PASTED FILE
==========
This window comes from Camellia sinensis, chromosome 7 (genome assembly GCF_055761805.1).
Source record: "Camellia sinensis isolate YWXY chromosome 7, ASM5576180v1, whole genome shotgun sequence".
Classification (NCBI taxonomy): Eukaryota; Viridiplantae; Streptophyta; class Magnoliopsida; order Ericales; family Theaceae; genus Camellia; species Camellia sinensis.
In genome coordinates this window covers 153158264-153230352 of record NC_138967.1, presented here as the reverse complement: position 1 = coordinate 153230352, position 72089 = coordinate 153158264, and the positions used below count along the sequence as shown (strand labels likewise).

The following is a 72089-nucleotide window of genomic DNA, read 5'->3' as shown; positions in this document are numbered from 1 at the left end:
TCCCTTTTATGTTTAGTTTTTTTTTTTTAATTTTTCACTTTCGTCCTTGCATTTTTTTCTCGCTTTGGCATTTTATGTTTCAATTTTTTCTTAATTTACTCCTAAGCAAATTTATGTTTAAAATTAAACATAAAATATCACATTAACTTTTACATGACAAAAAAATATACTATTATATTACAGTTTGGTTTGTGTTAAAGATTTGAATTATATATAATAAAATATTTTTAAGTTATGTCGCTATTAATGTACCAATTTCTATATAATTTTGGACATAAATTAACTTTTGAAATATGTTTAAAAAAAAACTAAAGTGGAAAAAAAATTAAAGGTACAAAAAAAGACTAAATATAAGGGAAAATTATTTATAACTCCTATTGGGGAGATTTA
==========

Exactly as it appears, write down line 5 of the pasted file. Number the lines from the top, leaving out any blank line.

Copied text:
The following is a 72089-nucleotide window of genomic DNA, read 5'->3' as shown; positions in this document are numbered from 1 at the left end: